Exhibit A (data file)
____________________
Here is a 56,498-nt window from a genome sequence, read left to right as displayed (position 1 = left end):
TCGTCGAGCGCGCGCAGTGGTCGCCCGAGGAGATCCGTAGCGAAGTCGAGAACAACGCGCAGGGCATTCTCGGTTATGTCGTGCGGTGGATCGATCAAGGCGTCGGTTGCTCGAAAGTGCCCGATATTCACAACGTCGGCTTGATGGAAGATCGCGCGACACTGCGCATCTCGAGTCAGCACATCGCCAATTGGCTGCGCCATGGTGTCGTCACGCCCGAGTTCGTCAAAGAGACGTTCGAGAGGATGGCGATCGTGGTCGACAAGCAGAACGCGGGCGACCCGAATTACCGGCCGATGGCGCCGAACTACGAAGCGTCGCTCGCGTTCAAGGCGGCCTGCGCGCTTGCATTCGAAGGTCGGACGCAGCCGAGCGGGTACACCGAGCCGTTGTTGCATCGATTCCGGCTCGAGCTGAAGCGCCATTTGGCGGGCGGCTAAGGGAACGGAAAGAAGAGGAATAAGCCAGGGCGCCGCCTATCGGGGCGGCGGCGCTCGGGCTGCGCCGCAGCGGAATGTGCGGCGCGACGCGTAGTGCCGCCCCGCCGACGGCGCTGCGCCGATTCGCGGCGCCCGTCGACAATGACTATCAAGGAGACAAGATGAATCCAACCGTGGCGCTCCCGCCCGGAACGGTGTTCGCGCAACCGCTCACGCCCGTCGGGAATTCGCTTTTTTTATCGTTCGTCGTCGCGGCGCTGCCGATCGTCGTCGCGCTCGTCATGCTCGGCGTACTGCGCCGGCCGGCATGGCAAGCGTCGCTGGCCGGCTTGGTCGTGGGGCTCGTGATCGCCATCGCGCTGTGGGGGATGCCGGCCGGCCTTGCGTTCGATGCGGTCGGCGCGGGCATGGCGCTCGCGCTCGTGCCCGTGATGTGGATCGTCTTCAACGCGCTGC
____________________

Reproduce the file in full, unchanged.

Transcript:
Here is a 56,498-nt window from a genome sequence, read left to right as displayed (position 1 = left end):
TCGTCGAGCGCGCGCAGTGGTCGCCCGAGGAGATCCGTAGCGAAGTCGAGAACAACGCGCAGGGCATTCTCGGTTATGTCGTGCGGTGGATCGATCAAGGCGTCGGTTGCTCGAAAGTGCCCGATATTCACAACGTCGGCTTGATGGAAGATCGCGCGACACTGCGCATCTCGAGTCAGCACATCGCCAATTGGCTGCGCCATGGTGTCGTCACGCCCGAGTTCGTCAAAGAGACGTTCGAGAGGATGGCGATCGTGGTCGACAAGCAGAACGCGGGCGACCCGAATTACCGGCCGATGGCGCCGAACTACGAAGCGTCGCTCGCGTTCAAGGCGGCCTGCGCGCTTGCATTCGAAGGTCGGACGCAGCCGAGCGGGTACACCGAGCCGTTGTTGCATCGATTCCGGCTCGAGCTGAAGCGCCATTTGGCGGGCGGCTAAGGGAACGGAAAGAAGAGGAATAAGCCAGGGCGCCGCCTATCGGGGCGGCGGCGCTCGGGCTGCGCCGCAGCGGAATGTGCGGCGCGACGCGTAGTGCCGCCCCGCCGACGGCGCTGCGCCGATTCGCGGCGCCCGTCGACAATGACTATCAAGGAGACAAGATGAATCCAACCGTGGCGCTCCCGCCCGGAACGGTGTTCGCGCAACCGCTCACGCCCGTCGGGAATTCGCTTTTTTTATCGTTCGTCGTCGCGGCGCTGCCGATCGTCGTCGCGCTCGTCATGCTCGGCGTACTGCGCCGGCCGGCATGGCAAGCGTCGCTGGCCGGCTTGGTCGTGGGGCTCGTGATCGCCATCGCGCTGTGGGGGATGCCGGCCGGCCTTGCGTTCGATGCGGTCGGCGCGGGCATGGCGCTCGCGCTCGTGCCCGTGATGTGGATCGTCTTCAACGCGCTGC